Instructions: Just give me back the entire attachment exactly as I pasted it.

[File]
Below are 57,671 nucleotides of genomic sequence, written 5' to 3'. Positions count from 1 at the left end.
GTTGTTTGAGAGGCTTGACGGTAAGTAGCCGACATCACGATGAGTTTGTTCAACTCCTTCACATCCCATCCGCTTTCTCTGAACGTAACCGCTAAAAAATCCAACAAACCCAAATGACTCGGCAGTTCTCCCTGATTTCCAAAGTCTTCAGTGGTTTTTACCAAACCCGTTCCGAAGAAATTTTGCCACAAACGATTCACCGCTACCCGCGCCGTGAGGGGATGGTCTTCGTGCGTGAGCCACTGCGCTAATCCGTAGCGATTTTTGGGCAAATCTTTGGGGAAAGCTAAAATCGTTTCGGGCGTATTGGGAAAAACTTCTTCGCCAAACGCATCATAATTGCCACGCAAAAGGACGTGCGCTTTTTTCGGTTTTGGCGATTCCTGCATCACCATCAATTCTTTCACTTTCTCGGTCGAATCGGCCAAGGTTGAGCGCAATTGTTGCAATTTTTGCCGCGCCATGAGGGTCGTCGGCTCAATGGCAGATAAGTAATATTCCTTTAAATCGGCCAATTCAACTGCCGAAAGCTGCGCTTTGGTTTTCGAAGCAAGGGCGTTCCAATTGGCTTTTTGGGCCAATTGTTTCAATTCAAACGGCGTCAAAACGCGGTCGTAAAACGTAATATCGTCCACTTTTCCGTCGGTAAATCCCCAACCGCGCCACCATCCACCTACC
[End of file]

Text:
Below are 57,671 nucleotides of genomic sequence, written 5' to 3'. Positions count from 1 at the left end.
GTTGTTTGAGAGGCTTGACGGTAAGTAGCCGACATCACGATGAGTTTGTTCAACTCCTTCACATCCCATCCGCTTTCTCTGAACGTAACCGCTAAAAAATCCAACAAACCCAAATGACTCGGCAGTTCTCCCTGATTTCCAAAGTCTTCAGTGGTTTTTACCAAACCCGTTCCGAAGAAATTTTGCCACAAACGATTCACCGCTACCCGCGCCGTGAGGGGATGGTCTTCGTGCGTGAGCCACTGCGCTAATCCGTAGCGATTTTTGGGCAAATCTTTGGGGAAAGCTAAAATCGTTTCGGGCGTATTGGGAAAAACTTCTTCGCCAAACGCATCATAATTGCCACGCAAAAGGACGTGCGCTTTTTTCGGTTTTGGCGATTCCTGCATCACCATCAATTCTTTCACTTTCTCGGTCGAATCGGCCAAGGTTGAGCGCAATTGTTGCAATTTTTGCCGCGCCATGAGGGTCGTCGGCTCAATGGCAGATAAGTAATATTCCTTTAAATCGGCCAATTCAACTGCCGAAAGCTGCGCTTTGGTTTTCGAAGCAAGGGCGTTCCAATTGGCTTTTTGGGCCAATTGTTTCAATTCAAACGGCGTCAAAACGCGGTCGTAAAACGTAATATCGTCCACTTTTCCGTCGGTAAATCCCCAACCGCGCCACCATCCACCTACC